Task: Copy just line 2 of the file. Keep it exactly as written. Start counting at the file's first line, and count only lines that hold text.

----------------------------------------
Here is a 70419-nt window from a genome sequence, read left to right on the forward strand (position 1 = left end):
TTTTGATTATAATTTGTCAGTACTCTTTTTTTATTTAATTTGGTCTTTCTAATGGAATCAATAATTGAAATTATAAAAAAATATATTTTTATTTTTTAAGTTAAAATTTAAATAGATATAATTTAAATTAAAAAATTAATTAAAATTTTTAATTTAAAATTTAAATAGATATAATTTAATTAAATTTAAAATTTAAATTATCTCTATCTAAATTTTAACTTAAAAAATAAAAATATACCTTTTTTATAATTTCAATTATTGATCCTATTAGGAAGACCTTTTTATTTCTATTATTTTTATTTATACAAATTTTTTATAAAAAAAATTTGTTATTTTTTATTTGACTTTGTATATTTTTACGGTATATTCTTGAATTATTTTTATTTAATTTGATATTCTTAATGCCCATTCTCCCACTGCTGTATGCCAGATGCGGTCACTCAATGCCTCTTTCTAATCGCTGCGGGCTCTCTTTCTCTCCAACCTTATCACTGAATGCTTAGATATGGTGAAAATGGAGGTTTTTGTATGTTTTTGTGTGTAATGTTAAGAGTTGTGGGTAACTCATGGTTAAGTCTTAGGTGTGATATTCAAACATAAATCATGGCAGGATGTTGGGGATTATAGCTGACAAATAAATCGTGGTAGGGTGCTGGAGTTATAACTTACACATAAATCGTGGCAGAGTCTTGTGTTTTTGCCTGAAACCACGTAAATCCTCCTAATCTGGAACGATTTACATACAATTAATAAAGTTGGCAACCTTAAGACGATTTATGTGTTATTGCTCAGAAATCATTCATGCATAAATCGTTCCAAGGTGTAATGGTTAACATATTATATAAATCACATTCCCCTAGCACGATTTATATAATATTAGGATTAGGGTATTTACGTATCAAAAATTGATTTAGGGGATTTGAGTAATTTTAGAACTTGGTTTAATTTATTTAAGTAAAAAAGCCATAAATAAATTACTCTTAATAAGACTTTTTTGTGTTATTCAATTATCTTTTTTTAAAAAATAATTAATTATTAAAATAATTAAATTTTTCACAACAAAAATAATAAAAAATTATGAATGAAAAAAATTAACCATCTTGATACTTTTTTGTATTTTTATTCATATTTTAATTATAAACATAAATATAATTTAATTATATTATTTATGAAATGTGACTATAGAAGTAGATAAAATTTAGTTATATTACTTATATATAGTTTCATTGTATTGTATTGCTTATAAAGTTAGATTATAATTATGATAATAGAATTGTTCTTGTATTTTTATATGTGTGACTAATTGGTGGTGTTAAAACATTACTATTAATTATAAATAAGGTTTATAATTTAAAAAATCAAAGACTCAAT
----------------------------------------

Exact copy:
TTTTGATTATAATTTGTCAGTACTCTTTTTTTATTTAATTTGGTCTTTCTAATGGAATCAATAATTGAAATTATAAAAAAATATATTTTTATTTTTTAAGTTAAAATTTAAATAGATATAATTTAAATTAAAAAATTAATTAAAATTTTTAATTTAAAATTTAAATAGATATAATTTAATTAAATTTAAAATTTAAATTATCTCTATCTAAATTTTAACTTAAAAAATAAAAATATACCTTTTTTATAATTTCAATTATTGATCCTATTAGGAAGACCTTTTTATTTCTATTATTTTTATTTATACAAATTTTTTATAAAAAAAATTTGTTATTTTTTATTTGACTTTGTATATTTTTACGGTATATTCTTGAATTATTTTTATTTAATTTGATATTCTTAATGCCCATTCTCCCACTGCTGTATGCCAGATGCGGTCACTCAATGCCTCTTTCTAATCGCTGCGGGCTCTCTTTCTCTCCAACCTTATCACTGAATGCTTAGATATGGTGAAAATGGAGGTTTTTGTATGTTTTTGTGTGTAATGTTAAGAGTTGTGGGTAACTCATGGTTAAGTCTTAGGTGTGATATTCAAACATAAATCATGGCAGGATGTTGGGGATTATAGCTGACAAATAAATCGTGGTAGGGTGCTGGAGTTATAACTTACACATAAATCGTGGCAGAGTCTTGTGTTTTTGCCTGAAACCACGTAAATCCTCCTAATCTGGAACGATTTACATACAATTAATAAAGTTGGCAACCTTAAGACGATTTATGTGTTATTGCTCAGAAATCATTCATGCATAAATCGTTCCAAGGTGTAATGGTTAACATATTATATAAATCACATTCCCCTAGCACGATTTATATAATATTAGGATTAGGGTATTTACGTATCAAAAATTGATTTAGGGGATTTGAGTAATTTTAGAACTTGGTTTAATTTATTTAAGTAAAAAAGCCATAAATAAATTACTCTTAATAAGACTTTTTTGTGTTATTCAATTATCTTTTTTTAAAAAATAATTAATTATTAAAATAATTAAATTTTTCACAACAAAAATAATAAAAAATTATGAATGAAAAAAATTAACCATCTTGATACTTTTTTGTATTTTTATTCATATTTTAATTATAAACATAAATATAATTTAATTATATTATTTATGAAATGTGACTATAGAAGTAGATAAAATTTAGTTATATTACTTATATATAGTTTCATTGTATTGTATTGCTTATAAAGTTAGATTATAATTATGATAATAGAATTGTTCTTGTATTTTTATATGTGTGACTAATTGGTGGTGTTAAAACATTACTATTAATTATAAATAAGGTTTATAATTTAAAAAATCAAAGACTCAAT